LITTLE ROCK — Arkansas went from having more than 17,500 home-schooled students at the start of last school year to about 16,400 by the time it ended, and officials said Monday they aren’t sure what happened to the students who were lost.
Some enrolled in their local public school districts, but Lisa Crook, who administers the state Education Department’s home school program, said she’s left to speculate about what happened to the rest.
Crook said parents are supposed to let the agency know if there is a change in status for a home-schooled student, a requirement she wants to see local school districts do more to promote and enforce.
The agency doesn’t have a ready mechanism to find families that move out of state or enroll their children in private schools, beyond the hope that parents will get online or otherwise contact the department if there is a change.
Home schooling has been growing in Arkansas. The state went from 572 home-schooled students in the 1985-1986 school year to 3,140 in 1992. By 2002, the number was 12,497.
The 16,405 children home schooled last academic year is equal to 3.5 percent of the state’s 468,000 public school students.
Crook presented an annual report on home schooling to the Arkansas Education Board on Monday at the panel’s regular meeting.
She said about 84 percent of home-school students take state assessment tests in third through ninth grade, as required. She said it’s rare for a family to refuse to have children tested, and students who move or enroll in traditional schools are a reason the percentage isn’t higher.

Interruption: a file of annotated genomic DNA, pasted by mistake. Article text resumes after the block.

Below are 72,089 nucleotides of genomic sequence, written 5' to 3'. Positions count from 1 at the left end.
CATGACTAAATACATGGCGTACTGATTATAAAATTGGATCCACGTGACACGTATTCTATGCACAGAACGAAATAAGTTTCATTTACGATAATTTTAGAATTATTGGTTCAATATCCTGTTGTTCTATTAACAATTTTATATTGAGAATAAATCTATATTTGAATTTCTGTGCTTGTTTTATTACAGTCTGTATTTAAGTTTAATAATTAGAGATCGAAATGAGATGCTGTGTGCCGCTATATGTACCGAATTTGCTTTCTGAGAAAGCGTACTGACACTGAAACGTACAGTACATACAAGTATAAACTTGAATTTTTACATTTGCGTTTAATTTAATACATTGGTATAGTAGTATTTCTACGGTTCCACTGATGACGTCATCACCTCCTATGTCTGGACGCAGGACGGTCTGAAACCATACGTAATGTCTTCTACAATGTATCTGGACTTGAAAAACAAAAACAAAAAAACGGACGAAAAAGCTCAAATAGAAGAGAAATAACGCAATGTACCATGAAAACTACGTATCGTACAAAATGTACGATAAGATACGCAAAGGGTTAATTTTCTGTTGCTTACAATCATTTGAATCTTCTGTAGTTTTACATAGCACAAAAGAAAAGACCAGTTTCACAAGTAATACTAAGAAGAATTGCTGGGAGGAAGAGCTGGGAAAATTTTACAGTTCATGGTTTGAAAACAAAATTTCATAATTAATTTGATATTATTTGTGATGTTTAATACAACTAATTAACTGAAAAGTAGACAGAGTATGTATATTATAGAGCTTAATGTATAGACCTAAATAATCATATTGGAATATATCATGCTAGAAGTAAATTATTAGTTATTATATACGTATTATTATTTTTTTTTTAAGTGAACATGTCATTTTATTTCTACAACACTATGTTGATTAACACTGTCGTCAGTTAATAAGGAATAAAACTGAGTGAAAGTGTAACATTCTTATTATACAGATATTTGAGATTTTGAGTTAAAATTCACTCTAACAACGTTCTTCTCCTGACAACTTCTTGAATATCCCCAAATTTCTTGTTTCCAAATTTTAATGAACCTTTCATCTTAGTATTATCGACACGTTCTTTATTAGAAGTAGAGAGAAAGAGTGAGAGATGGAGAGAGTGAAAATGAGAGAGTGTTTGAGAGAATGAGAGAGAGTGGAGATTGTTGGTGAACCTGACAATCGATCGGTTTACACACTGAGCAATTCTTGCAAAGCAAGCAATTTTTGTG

"Eighty-four percent, we feel good about that," Crook said.
Crook said she tries to track down students that are unaccounted by the end of the school year.
"I went one-by-one to see if they went into their public schools," Crook said.
The report included breakdowns of home schooling by school district and county. Board member Jay Barth noted that it would be helpful to see comparisons from previous years so commission members could look for trouble spots, such as a district with a large number of students opting to study at home.
"Maybe that’s a red flag," Barth said.
Crooks noted that parents of many home-schooled students use Internet-based courses and some have banded together to hire retired teachers to teach certain lessons.
Home-schooled students take different standardized tests than those in public schools, so Crook said there is no point in comparing proficiency between the two groups.
Board member Brenda Gullett said she respects the rights of parents to educate their children at home but there should be enough oversight to ensure that students are learning what they need.
"I do not agree as a state board we can waive our accountability, (but) I don’t know what can be done about it. It’s a great concern," she said.